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after 20 years

after 20 years

Time passes inexorably. It has always done it, it is the fate of living. He leaves his marks, sometimes weak, sometimes deep. Although we don’t want to see or sense them. It all depends on the perspective and the moment in which we live. That morning of an incipient spring that we will never forget, several explosions shook the lives of 192 people, and left more than 1,800 injured. A tragedy unfolded that tore our soul as a people, as a society and even as a country. Silence and rage. Anguish and pain. Dismay and horror. Then the worst, the political disagreement. Misery and a certain feeling of nausea and shipwreck of principles, values ​​and respect.

Minutes and hours that stunned us, that plunged us into disbelief, into silent rage, into manifest but calm indignation. The trickle of news increasing the numbers of victims was incessant. The first images of the trains reduced to a twisted mass of iron and sheet metal, of blood and smoking blackness broke us inside. I remember the looks and the countenance of the people who said everything without having to speak. Sensitivity and emotionality, need for comfort. No words or tears were needed.

It was the largest criminal and miserable attack suffered in Spain. A tremendous blow, in the very verticality of a country that in 72 hours would go to the polls. A why, a how it is possible and a who has committed this abject, savage, merciless crime. Anonymous people, citizens, men and women, adolescents and children, retirees, the pulse and x-ray of our society was on those trains. We were all there, because we could all be on those trains. An indiscriminate and murderous attack. Planned on trains that became trains of death and horror. Only a few seconds separated the fact that the train that exploded on Téllez Street did not do so at the Atocha station and on a parallel track to another train that did explode with the intention of trapping the travelers waiting on the platforms. They had planned it to kill, to murder and take as many lives as possible.

I remember where I was, what I did, what I felt, who I called and who I thought of in those initial seconds. All of us who were in Madrid, as in the rest of this dull country, did the same. Overwhelmed, overwhelmed by the drama and what was seen coming. Thunderous silence in the streets, in offices, in universities, in schools. Citizen mobilization that wanted to help, donate blood, do whatever. Always peaceful, always based on solidarity and help. What a lesson those hours, that day. That afternoon, the smoke of death had dissipated and when the number of victims and pain was slowly approaching 200 victims, Madrid was still stunned by the incomprehension of unparalleled brutality.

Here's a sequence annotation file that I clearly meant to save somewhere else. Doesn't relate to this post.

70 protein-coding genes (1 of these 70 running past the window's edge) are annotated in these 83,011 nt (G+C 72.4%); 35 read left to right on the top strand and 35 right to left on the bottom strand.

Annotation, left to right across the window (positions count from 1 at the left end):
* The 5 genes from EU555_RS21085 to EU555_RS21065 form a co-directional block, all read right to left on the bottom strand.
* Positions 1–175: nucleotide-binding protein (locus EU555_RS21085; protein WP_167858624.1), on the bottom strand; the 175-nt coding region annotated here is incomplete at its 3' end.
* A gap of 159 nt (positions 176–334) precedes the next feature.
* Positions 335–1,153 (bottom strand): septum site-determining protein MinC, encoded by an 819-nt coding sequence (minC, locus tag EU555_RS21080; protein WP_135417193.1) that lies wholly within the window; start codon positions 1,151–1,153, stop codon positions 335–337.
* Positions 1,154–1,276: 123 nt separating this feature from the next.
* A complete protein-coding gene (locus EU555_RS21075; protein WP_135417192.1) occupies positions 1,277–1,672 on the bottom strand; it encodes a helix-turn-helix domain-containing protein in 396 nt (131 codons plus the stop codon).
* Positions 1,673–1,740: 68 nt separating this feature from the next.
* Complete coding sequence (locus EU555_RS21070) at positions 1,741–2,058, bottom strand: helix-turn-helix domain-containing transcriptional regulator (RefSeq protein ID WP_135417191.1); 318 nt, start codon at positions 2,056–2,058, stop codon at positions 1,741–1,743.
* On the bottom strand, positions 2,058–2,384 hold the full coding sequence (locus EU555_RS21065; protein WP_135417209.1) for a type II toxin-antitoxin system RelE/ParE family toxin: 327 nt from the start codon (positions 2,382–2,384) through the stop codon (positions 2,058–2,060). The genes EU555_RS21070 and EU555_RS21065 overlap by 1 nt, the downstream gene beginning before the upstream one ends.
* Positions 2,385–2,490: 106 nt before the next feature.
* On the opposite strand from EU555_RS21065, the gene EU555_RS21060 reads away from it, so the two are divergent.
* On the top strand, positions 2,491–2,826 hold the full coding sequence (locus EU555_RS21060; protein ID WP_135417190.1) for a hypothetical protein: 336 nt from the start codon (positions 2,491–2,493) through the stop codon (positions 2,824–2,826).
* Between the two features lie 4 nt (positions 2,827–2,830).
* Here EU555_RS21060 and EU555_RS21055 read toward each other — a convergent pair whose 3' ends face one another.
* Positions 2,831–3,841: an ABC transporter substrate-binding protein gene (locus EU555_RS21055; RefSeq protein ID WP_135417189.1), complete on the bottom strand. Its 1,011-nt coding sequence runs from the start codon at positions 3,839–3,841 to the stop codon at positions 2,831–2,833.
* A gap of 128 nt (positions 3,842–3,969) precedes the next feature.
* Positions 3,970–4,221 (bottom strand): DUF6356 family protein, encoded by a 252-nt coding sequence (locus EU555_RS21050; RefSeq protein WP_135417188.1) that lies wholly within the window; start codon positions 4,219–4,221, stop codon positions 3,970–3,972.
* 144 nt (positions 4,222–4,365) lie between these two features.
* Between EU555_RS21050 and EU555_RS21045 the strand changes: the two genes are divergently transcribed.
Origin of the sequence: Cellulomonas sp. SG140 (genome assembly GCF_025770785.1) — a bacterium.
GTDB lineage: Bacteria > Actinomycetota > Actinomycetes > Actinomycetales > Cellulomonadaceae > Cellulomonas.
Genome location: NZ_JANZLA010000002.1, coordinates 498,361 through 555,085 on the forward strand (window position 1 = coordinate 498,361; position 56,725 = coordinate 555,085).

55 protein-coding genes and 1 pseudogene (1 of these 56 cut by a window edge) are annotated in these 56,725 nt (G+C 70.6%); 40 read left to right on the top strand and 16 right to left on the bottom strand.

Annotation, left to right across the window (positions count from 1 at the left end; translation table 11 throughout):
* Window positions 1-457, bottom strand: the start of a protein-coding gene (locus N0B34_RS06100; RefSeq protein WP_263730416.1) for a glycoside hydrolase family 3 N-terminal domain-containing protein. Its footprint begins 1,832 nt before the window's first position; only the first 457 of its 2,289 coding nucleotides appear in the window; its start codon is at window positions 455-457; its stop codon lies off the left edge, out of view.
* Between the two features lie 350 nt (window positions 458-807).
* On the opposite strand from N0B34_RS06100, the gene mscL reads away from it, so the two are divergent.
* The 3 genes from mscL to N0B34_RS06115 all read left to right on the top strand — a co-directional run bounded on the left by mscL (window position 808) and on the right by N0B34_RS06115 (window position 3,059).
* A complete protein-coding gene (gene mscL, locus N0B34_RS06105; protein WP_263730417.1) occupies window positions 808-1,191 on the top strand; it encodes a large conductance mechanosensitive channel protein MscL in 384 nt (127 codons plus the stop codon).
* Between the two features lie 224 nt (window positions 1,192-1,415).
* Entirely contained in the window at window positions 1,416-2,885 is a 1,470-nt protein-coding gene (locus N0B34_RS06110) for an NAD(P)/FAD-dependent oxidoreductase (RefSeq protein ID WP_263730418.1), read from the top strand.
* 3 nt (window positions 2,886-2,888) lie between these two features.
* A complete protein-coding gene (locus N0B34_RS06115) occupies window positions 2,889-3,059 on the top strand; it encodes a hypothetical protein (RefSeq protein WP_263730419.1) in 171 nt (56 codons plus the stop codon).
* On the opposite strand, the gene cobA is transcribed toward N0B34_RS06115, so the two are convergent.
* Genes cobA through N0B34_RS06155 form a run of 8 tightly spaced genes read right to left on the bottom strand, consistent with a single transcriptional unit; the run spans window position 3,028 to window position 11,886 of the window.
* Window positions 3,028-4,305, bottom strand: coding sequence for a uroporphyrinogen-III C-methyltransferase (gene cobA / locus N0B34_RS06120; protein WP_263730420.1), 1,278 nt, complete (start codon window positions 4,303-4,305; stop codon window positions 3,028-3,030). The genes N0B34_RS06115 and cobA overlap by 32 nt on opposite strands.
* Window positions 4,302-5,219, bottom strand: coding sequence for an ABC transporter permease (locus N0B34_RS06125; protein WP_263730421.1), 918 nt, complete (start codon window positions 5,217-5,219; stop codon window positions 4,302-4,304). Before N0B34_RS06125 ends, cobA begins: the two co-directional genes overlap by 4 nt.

Time stopped that fateful day for hundreds of families. Life and death became closer to everyone. We were more aware of what barbarism, violence, and terrorism are capable of causing. They hit us in our hearts. There were no explanations or whys. Just bombs ready to kill, like all of them. To innocents. We could all be on those trains. Regardless of religion, ideology or occupation.

Twenty years later, there remains an intense memory of that day and the days that followed where everything was tinged with meanness and a certain political and media contamination. Days where our democracy felt violated and where our society was tense to unthinkable extremes. It is advisable not to forget it. Fear, uncertainty and the human being’s own need to know the reasons why they explain or try to explain an atrocity of that caliber made their way with a lot of anger, indignation and in some extremes with behaviors that should never be admissible. That Friday the 12th, that sad and rainy afternoon in that demonstration, many gave vent to their rage, their indignation and to demand the truth.

I think now of the victims. Those who lost their relatives, parents, children, brothers, grandparents, etc. I think and wonder, without intending to invade their privacy, how they are, what these years have been like, how they have suffered the piercing pain of the death of their loved ones, of the days of that commission of inquiry where Spain was overwhelmed by the words by Pilar Manjón that exposed the politicians themselves.

March 11th. The silence of absence, the memory that fades in our mind, the voice that hammers and that we no longer perceive in its real clarity. Injuries that do not heal, that scar the soul. Aftermaths with which we learn to live and feel, through the pores of our skin, our feelings. The victims gave us a lesson in living, in humanity and courage in times where everything is relativized.

A date marked forever in our lives. I look at my children and see them with their whole lives ahead of them. Many times I have spoken to you about the madness of terrorism, the falsehood of wars and the lies about them and that they are killing, massacring or causing carnage. The tragedy in short, of the human being, the wolf towards himself and others. The tragedy of human fragility but also what the banality of evil is capable of. Twenty years have passed, but for the families it is just another day, not the photo of the politicians and the serious and apparently sad faces wearing laurel wreaths. The victims no longer cry for a long time, but they do suffer unspeakably in the loneliness of the hours and the heartbreaking and cold absence of those who did not return. The rest, politics.